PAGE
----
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  • Kanzashi: Flowers in Bloom Interview with Diane Gilleland

    July 24, 2009 | 1 Comment »

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    Diane Gilleland is one seriously crafty lady. She has a popular blog and podcast called Craftypod, she publishes a local Portland crafty newsletter called the DIY Alert, she teaches classes, contributes to magazines and now she has a book called Kanzashi: Flowers in Bloom. This is Diane's first book and it's all about the Japanese craft of making Kanzashi Flowers. What is the world is Kanzashi you ask? Read on as Diane and I talk about what Kanzashi is, it's rich history and how to define your own aesthetic within the discipline of a traditional craft.

    Diane, I am so excited about this book! Where did you get the idea of doing a book about Kanzashi?

    Well, I'm attracted to unusual crafts of all kinds, and anyone who reads my blog knows that I'm constantly hopping from one medium to the next.

    I'd wanted to write a book for a long time, but this same crafty-magpie nature kept me from figuring out exactly what I wanted to do with a book project. Then one day a couple years ago, I had one of those amazing moments of synergy. I was publishing a local email newsletter at the time, and in one of the issues, I added a little item about a Kanzashi-making class I was teaching here in Portland.

    Surprisingly, Kate McKean, a literary agent in New York, was subscribing to my newsletter. She saw the picture of my Kanzashi and emailed me to ask whether I'd ever thought of doing a book on that craft. D'oh! What a great idea, and why had it never occurred to me? (Everything works out for the best, though – I ended up with a great agent!)

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    Can you tell me a little bit about the history of Kanzashi?

    Kanzashi are hair ornaments, and they've been in use in Japan since around 1600. Today, you can see them on Geisha and their apprentices, who are known as Maiko. They're also popular as bridal accessories both in Japan and the US.

    Interestingly, there are quite a few styles of Kanzashi, and not all of them are floral. Some Kanzashi have shiny metal dangles. Some take the form of enameled hair pins, some are fan-shaped, and some are bejeweled domes. The style that my book is based upon is properly called Hana Tsumami Kanzashi. "Hana" translates as "flower," and "Tsumami" refers to the process of making them, where you fold silk squares into flower petals.

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    What about your history with Kanzashi: where did you first see Kanazashi and what made you want to write a book about it?

    I stumbled onto Kanzashi via the crafty blogosphere. To this day, I cannot remember which website I saw them on first, but I was hooked the minute I saw them. After doing a little exploring (this post on Craftster is a great resource), I found that the traditional process of making Kanzashi was a little too exacting for my hands. So I did more research on the web and in Japanese craft books, and after doing a lot of playing around, I arrived at a method that was much simpler.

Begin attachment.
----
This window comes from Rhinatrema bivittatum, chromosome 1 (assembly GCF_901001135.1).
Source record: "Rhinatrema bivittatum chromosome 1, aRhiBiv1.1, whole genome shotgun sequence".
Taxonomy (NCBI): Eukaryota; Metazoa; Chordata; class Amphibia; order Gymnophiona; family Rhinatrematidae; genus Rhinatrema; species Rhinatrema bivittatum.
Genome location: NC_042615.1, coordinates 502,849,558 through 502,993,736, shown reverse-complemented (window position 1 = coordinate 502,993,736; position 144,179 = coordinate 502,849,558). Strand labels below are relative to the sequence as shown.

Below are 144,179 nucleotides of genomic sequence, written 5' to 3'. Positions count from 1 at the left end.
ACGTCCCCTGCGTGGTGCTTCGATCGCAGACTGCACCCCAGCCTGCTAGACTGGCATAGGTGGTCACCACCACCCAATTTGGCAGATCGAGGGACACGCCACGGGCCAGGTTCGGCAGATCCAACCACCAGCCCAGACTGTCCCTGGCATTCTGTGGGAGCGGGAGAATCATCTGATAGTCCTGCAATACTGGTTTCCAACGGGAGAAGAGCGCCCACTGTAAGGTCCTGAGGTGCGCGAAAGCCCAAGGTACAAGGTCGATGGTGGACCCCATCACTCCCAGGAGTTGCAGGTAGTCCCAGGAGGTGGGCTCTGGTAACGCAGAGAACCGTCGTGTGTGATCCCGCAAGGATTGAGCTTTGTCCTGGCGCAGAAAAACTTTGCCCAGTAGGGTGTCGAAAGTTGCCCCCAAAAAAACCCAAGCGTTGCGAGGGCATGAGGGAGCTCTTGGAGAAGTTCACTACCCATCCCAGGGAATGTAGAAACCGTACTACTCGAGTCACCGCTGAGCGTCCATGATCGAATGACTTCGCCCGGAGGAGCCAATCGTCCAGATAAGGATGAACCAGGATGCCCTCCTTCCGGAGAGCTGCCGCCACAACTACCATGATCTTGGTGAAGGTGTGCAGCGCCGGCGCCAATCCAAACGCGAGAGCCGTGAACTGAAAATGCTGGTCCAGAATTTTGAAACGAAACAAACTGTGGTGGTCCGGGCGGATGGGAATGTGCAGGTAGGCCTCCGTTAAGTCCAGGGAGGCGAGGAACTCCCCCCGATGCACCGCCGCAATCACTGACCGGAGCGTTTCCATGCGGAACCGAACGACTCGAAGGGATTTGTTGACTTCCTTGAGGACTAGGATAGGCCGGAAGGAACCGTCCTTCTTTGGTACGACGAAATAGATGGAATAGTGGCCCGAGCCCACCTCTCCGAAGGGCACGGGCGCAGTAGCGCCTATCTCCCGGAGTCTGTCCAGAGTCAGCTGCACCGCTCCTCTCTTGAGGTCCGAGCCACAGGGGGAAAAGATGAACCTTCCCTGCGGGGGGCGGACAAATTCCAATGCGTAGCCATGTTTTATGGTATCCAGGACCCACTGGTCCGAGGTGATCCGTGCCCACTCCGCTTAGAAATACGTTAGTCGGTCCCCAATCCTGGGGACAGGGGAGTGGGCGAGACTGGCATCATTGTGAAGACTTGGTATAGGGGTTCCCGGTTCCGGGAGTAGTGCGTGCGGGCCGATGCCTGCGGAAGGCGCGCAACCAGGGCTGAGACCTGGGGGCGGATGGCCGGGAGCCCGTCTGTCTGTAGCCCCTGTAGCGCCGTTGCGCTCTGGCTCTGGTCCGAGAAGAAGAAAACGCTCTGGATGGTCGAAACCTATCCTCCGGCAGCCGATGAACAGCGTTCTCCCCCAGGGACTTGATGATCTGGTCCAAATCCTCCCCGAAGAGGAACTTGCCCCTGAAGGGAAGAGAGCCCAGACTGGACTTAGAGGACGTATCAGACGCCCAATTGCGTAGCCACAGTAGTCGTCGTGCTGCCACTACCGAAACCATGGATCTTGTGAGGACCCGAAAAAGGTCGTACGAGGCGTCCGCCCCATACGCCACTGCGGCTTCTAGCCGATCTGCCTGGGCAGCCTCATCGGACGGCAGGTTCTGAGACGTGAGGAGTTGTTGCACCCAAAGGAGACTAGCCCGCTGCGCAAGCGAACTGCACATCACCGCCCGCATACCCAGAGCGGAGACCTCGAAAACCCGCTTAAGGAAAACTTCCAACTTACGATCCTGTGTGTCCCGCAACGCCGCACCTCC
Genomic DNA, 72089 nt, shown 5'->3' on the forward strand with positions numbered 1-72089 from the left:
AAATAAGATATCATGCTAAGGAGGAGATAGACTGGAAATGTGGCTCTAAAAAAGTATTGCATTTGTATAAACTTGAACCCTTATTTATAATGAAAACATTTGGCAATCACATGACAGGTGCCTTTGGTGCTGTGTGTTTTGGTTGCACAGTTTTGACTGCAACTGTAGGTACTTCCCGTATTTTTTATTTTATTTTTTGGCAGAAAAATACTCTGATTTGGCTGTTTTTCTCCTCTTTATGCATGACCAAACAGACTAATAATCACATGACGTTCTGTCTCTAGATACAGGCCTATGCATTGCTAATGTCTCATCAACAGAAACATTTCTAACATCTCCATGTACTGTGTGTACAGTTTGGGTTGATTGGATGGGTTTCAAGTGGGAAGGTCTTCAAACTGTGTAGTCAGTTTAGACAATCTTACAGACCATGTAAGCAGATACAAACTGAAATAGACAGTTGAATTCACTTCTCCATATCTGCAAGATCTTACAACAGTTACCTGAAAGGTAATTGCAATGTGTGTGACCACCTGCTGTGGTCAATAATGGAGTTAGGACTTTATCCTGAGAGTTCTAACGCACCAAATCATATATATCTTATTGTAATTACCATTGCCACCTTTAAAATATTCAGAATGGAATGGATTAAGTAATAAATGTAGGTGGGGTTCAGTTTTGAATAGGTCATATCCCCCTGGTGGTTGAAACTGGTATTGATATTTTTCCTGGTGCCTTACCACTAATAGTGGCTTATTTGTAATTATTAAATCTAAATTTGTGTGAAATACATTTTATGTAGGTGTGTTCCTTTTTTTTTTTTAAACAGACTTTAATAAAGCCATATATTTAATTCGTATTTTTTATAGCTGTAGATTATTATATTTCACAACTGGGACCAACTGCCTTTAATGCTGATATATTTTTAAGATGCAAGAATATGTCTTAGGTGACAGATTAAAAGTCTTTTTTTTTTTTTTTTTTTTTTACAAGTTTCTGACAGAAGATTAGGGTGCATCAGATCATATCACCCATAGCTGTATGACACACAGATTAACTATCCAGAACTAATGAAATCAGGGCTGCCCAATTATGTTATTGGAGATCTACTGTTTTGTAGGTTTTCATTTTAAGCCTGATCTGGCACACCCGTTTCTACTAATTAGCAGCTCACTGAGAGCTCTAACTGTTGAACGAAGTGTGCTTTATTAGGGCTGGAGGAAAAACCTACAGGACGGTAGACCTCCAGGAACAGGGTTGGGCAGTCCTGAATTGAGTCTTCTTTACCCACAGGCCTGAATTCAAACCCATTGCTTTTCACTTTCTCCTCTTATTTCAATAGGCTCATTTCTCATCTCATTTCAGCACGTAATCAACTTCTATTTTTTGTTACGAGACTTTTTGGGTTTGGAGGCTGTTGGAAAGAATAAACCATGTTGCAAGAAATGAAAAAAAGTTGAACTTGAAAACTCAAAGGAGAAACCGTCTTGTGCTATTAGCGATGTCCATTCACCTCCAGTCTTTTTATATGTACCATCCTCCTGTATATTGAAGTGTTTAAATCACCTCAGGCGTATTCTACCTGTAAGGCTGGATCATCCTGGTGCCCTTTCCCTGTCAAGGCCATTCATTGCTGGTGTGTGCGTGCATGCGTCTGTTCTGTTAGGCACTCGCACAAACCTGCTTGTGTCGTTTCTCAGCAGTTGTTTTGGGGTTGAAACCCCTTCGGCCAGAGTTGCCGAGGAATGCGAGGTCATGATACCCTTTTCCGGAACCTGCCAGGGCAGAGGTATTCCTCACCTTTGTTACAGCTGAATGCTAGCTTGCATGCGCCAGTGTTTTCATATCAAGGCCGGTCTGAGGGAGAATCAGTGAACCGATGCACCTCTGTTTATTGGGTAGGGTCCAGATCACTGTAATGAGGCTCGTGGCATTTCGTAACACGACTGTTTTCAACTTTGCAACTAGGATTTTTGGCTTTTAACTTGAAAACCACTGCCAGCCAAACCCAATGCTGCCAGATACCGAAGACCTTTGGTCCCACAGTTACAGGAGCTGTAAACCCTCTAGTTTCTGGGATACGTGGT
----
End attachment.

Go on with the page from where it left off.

Then I started teaching Kanzashi classes here in Portland, and learned a whole lot more about how crafters of all skill levels might approach this craft. And I also found my students always asking the same question: "What can I make with these flowers?" That question is really the seed of my book.

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    Sometimes it can be difficult to have your own aesthetic when working with such an age-old technique? How were you able to do this when writing this book? Was it challenging or did it seem effortless?

    Well, in my case, I was working with a simplified form of the traditional technique, so the simplification made a lot of design decisions for me. I adore the look of traditional Kanzashi – if you want to be blown away, watch this video!

    The traditional method uses silk fabric and a much more delicate process, and the finished flowers reflect that delicacy. The flowers in my book are made with cotton, tweed, recycled sweaters, and even vinyl, so they're less delicate and more fun-looking. I wanted each project design to be something a crafter could look at and think, "I could totally make that!"

    What’s next for you? Any new books or big projects in the works?

    I'm hard at work on my next ebook right now – it's the second installment in my craft blogging series, and it's about building a larger audience for your blog. I hope to release it in mid-August. And very soon, the CraftyPod podcast will reach its 100th episode, and I have some cool plans for that!

    Thanks Diane! For more information about Kanzashi: Flower's in Bloom, check out Diane's website! And stay tuned for a very exciting Kanzashi give-away in a few hours!




    One Response to “Kanzashi: Flowers in Bloom Interview with Diane Gilleland”

    1. Tim Moon says:

      Great interview! I’m surprised I didn’t see this before. I wasn’t aware that Diane was working on another ebook, good info.

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